NC Now Second In Solar; Smart Policies Can Keep It That Way

North Carolina just got some pretty excellent news about solar power in the last week: We Tar Heels now have more solar power installed than any other state, save blindingly bright California. Got that? Second in the nation. Only 10 years ago, we were a paltry 19th in installed solar power. Now, we’re beating out states with incredible solar resources, like Arizona, and states with outstanding solar policies, like Massachusetts. Our Southeast, once a laggard in the solar race, is the region in the country with the second-largest solar potential—the second-most sun, if you will. For North Carolina, the right choice of policies has translated that potential into an incredible surge to the top of the national rankings for solar energy deployment.  But keeping and improving upon those policies is the only way the state will maintain its leadership position. 

Smart policies have helped North Carolina become the state with the second-most solar installed in the nation. By continuing and expanding those policies, the state can continue this important growth.

North Carolina Sustainable Energy Association

Unfortunately, the recent solar news here in the Old North State isn’t all fantastic. By letting an important state solar tax credit expire at the end of last year, and by continually threatening solar and the state’s Renewable Energy and Energy Efficiency Portfolio Standard (REPS), North Carolina has become a less attractive state in which to develop this incredible clean-energy resource. Though almost $1.7 billion was invested in solar here in 2015—investments that helped build out more than 900 megawatts of electric capacity and employ almost 6,000 people in the growing industry—2016’s investment will likely drop to $1 billion or less, according to the Solar Market Insight report issued last week by GTM Research and the Solar Energy Industries Association, the major solar trade group.

Things don’t have to be that way. North Carolina can continue to break solar records and serve as an inspiration to our neighbors in the sunny Southeast—Florida, are you listening?—if we stop trying to derail what is undoubtedly an economic, environmental, and public health miracle and start thinking about what works best for North Carolina.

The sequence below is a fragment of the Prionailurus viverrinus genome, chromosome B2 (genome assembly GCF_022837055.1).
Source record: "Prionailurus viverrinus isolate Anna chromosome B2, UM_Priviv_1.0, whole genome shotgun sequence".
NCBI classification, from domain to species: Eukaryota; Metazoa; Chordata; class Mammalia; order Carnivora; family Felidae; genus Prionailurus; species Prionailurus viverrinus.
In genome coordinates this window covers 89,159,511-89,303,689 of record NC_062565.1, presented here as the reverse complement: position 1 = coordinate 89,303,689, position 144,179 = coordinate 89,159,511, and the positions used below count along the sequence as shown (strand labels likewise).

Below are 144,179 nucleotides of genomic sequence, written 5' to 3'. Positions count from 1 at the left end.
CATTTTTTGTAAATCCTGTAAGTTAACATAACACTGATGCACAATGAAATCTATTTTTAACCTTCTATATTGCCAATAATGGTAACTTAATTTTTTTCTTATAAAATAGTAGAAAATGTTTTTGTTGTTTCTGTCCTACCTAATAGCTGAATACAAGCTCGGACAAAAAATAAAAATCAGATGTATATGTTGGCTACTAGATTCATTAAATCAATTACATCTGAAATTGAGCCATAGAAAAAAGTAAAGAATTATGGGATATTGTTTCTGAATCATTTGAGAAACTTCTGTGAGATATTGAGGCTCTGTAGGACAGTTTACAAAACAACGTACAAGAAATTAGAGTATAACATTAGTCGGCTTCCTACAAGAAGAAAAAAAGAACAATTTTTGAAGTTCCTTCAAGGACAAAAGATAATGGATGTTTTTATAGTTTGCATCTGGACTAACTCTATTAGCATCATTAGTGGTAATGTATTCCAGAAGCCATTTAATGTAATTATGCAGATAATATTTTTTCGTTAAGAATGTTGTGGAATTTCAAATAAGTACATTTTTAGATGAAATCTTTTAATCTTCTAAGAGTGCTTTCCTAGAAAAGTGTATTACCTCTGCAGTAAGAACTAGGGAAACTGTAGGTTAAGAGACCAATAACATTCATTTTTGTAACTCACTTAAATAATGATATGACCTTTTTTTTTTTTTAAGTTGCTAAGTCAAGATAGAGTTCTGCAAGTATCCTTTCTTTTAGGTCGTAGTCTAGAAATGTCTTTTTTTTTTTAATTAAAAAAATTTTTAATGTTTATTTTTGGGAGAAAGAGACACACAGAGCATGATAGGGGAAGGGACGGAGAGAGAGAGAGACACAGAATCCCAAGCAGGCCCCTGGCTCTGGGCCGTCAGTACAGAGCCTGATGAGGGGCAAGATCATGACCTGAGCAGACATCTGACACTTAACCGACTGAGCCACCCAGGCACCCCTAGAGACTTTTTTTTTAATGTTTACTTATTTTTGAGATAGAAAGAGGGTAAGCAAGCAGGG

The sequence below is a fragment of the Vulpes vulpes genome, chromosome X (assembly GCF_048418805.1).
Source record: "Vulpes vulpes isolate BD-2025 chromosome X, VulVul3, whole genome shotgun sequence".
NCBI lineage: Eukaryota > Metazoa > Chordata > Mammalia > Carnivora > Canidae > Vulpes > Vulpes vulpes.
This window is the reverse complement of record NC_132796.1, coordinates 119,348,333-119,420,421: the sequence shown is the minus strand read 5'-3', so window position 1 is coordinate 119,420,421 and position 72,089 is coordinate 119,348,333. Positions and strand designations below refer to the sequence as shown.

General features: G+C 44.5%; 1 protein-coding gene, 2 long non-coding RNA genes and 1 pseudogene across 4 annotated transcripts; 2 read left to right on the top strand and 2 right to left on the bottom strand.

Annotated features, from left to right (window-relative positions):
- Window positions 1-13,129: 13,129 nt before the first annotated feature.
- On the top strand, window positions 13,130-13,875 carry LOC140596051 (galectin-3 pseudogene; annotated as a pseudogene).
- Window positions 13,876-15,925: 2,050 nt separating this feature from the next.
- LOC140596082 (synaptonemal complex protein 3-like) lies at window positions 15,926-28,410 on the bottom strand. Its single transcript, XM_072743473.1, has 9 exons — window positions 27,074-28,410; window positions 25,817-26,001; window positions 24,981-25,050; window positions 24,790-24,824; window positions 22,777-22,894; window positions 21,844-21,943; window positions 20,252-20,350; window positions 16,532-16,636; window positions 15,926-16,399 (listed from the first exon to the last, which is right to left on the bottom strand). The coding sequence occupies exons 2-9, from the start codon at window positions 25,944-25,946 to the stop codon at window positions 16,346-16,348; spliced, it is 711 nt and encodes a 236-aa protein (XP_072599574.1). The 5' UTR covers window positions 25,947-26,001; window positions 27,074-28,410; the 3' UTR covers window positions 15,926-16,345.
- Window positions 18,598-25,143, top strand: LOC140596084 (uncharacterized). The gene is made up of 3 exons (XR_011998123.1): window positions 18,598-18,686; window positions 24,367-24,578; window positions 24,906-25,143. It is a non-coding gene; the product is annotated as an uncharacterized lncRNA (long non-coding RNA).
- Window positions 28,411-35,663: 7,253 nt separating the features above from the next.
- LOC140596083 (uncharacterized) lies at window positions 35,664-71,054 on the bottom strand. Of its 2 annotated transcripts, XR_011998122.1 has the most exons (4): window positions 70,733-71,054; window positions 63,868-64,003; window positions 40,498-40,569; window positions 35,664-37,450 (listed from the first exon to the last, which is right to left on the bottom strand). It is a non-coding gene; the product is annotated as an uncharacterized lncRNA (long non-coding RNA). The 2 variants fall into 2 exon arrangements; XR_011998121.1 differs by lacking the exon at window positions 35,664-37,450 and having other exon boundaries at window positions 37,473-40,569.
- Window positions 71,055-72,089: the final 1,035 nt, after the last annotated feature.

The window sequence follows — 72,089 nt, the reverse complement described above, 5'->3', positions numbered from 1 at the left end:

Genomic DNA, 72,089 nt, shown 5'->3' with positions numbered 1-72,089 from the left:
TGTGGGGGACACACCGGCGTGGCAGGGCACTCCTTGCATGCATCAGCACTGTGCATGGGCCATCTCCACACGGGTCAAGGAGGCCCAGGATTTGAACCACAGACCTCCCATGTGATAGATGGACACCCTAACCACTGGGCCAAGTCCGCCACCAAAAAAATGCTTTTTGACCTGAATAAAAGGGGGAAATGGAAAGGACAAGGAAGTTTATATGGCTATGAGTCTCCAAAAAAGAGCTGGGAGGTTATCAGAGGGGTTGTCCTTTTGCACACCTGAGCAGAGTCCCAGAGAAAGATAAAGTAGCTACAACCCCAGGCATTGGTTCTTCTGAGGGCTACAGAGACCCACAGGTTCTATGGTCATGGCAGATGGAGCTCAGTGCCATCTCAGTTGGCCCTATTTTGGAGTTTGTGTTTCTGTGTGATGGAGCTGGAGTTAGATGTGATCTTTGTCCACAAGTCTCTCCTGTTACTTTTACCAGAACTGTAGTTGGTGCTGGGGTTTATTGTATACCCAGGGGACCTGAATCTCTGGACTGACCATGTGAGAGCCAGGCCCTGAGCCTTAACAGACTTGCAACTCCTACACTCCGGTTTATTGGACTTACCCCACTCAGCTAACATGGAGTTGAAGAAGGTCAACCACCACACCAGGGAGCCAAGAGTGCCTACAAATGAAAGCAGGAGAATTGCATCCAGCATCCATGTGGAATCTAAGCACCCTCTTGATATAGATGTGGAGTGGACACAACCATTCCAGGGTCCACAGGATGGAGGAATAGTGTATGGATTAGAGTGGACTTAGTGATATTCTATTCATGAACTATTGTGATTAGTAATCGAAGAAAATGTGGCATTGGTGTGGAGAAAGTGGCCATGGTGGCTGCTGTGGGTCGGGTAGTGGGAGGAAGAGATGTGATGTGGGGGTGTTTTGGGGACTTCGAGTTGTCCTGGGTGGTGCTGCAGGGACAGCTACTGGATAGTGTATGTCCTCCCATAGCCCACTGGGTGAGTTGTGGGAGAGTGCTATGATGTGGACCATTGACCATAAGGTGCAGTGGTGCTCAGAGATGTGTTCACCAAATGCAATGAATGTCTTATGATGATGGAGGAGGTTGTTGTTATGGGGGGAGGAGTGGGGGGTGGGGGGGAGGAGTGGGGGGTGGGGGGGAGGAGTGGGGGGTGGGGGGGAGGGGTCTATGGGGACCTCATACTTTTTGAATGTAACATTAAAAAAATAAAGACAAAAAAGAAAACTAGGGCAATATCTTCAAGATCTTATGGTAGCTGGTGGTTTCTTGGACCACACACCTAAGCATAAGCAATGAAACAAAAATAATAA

Let’s dwell for a moment, though, on all of the positives: in Q2 2016, North Carolina was one of an ever-increasing number of states installing solar, helping this clean power technology account for a full 26 percent of all new electric generating capacity in the United States in the first half of this year. Here in North Carolina, we added about 144 megawatts of the stuff, enough to power more than 15,000 homes. All told, the state’s now home to 2,295 megawatts of solar—enough to juice up almost a quarter of a million North Carolina homes. We’ve got more than 210 solar businesses. And prices for solar here and around the country continue to nosedive quarter after quarter and year after year. In fact, nationally, they dropped by 7.5 percent in Q2 alone.

It’s also worth noting that the clean energy industry was the state’s fastest-growing last year, for the second year in a row. And, if we want that kind of continued success we should build on the smart solar policies that have promoted clean energy here and around the country. To begin with, we should be considering how to strengthen the REPS. It requires investor-owned utilities to get 12.5 percent of their electricity from sources like solar, wind power, and energy efficiency by 2021 and has been a prime driver of clean energy growth in our state. (The efficiency programs that contribute to the REPS already save us about half a cent per kilowatt hour on our electric bills, with those savings expected to increase over time.)

Ninety percent of North Carolina’s solar deployment is utility-scale—big solar arrays that help increase rural development, keep families on their farms, and increase the tax base in rural communities. That means there’s a great opportunity here for residential and commercial solar, the kind that’s plentiful in many states. We can grow this market, and let homeowners and businesses get solar with no money down, by allowing third-party ownership of solar arrays on homes, businesses, non-profit organizations, and houses of worship, much as at least 26 states do.

Q2 brought great solar news to North Carolina and revealed once again how there are fantastic opportunities for renewable energy across the Southeast. Let’s keep that growth going, with smart policies and leadership that knows an environmental, economic, and public health miracle when they see it.

About the Authors

Luis Martinez

Director, Southeast Energy, Climate & Clean Energy Program
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